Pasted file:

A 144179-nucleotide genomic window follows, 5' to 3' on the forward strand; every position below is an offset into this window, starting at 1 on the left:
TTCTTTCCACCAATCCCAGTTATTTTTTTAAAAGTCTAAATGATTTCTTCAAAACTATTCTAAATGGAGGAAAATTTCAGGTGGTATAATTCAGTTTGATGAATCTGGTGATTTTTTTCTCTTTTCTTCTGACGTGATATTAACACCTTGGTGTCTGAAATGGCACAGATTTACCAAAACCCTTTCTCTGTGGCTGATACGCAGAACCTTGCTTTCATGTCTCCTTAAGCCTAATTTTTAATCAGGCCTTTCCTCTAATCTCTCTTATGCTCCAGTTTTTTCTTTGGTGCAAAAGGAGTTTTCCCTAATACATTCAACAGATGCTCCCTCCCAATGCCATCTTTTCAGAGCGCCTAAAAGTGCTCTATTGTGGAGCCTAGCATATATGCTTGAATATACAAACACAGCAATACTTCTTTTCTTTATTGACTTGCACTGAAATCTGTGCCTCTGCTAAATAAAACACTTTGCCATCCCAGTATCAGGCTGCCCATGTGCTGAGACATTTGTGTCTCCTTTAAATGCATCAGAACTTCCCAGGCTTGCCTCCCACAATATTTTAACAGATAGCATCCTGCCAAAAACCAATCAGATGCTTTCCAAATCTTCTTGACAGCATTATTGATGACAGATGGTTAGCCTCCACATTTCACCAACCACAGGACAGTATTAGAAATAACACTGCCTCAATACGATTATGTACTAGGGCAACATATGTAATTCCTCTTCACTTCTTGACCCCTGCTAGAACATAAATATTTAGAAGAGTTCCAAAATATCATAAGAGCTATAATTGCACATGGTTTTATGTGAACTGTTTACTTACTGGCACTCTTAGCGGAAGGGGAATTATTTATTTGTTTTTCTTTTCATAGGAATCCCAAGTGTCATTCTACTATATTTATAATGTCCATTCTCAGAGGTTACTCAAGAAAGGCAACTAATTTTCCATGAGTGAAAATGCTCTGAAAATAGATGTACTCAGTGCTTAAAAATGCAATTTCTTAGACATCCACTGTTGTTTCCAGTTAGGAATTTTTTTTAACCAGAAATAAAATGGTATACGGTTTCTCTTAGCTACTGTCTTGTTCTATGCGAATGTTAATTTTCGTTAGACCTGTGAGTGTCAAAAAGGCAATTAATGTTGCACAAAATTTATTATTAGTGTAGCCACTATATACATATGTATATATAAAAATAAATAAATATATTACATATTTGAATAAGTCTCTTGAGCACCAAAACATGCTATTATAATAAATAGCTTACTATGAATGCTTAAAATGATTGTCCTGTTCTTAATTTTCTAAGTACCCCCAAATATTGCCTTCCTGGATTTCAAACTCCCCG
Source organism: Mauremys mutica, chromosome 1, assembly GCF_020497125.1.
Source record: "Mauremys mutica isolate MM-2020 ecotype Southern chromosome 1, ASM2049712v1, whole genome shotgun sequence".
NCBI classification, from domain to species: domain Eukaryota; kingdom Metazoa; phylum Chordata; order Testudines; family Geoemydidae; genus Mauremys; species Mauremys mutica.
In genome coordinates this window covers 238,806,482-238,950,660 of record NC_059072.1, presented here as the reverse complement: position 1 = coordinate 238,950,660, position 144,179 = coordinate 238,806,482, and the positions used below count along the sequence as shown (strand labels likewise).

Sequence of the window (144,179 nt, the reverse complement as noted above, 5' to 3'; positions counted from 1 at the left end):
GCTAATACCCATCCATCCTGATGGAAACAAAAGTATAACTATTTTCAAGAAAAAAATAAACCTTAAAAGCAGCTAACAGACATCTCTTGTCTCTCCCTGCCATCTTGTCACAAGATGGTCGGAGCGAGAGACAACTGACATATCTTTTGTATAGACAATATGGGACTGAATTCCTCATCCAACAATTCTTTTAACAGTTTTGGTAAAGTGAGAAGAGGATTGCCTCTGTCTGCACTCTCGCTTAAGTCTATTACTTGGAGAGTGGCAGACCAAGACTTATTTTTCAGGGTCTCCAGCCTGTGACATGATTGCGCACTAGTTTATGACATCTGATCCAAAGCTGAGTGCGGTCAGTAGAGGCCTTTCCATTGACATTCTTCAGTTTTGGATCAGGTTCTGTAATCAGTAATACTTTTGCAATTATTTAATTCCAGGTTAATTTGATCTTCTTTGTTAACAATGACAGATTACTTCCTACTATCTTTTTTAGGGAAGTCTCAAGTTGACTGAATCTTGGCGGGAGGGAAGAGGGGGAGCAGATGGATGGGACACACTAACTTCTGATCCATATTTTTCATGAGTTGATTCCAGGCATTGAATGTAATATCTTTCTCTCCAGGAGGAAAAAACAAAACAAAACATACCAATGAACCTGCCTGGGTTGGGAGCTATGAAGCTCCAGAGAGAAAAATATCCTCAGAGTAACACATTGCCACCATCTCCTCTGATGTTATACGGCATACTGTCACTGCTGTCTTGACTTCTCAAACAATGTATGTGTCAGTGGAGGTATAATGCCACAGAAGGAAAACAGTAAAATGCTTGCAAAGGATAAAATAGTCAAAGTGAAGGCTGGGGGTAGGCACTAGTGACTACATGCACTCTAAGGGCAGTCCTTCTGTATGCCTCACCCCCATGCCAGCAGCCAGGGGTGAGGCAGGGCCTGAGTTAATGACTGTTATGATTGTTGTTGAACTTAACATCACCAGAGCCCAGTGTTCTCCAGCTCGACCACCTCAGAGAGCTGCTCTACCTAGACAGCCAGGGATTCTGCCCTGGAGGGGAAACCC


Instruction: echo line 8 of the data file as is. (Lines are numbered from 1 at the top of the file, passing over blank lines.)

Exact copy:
GCTAATACCCATCCATCCTGATGGAAACAAAAGTATAACTATTTTCAAGAAAAAAATAAACCTTAAAAGCAGCTAACAGACATCTCTTGTCTCTCCCTGCCATCTTGTCACAAGATGGTCGGAGCGAGAGACAACTGACATATCTTTTGTATAGACAATATGGGACTGAATTCCTCATCCAACAATTCTTTTAACAGTTTTGGTAAAGTGAGAAGAGGATTGCCTCTGTCTGCACTCTCGCTTAAGTCTATTACTTGGAGAGTGGCAGACCAAGACTTATTTTTCAGGGTCTCCAGCCTGTGACATGATTGCGCACTAGTTTATGACATCTGATCCAAAGCTGAGTGCGGTCAGTAGAGGCCTTTCCATTGACATTCTTCAGTTTTGGATCAGGTTCTGTAATCAGTAATACTTTTGCAATTATTTAATTCCAGGTTAATTTGATCTTCTTTGTTAACAATGACAGATTACTTCCTACTATCTTTTTTAGGGAAGTCTCAAGTTGACTGAATCTTGGCGGGAGGGAAGAGGGGGAGCAGATGGATGGGACACACTAACTTCTGATCCATATTTTTCATGAGTTGATTCCAGGCATTGAATGTAATATCTTTCTCTCCAGGAGGAAAAAACAAAACAAAACATACCAATGAACCTGCCTGGGTTGGGAGCTATGAAGCTCCAGAGAGAAAAATATCCTCAGAGTAACACATTGCCACCATCTCCTCTGATGTTATACGGCATACTGTCACTGCTGTCTTGACTTCTCAAACAATGTATGTGTCAGTGGAGGTATAATGCCACAGAAGGAAAACAGTAAAATGCTTGCAAAGGATAAAATAGTCAAAGTGAAGGCTGGGGGTAGGCACTAGTGACTACATGCACTCTAAGGGCAGTCCTTCTGTATGCCTCACCCCCATGCCAGCAGCCAGGGGTGAGGCAGGGCCTGAGTTAATGACTGTTATGATTGTTGTTGAACTTAACATCACCAGAGCCCAGTGTTCTCCAGCTCGACCACCTCAGAGAGCTGCTCTACCTAGACAGCCAGGGATTCTGCCCTGGAGGGGAAACCC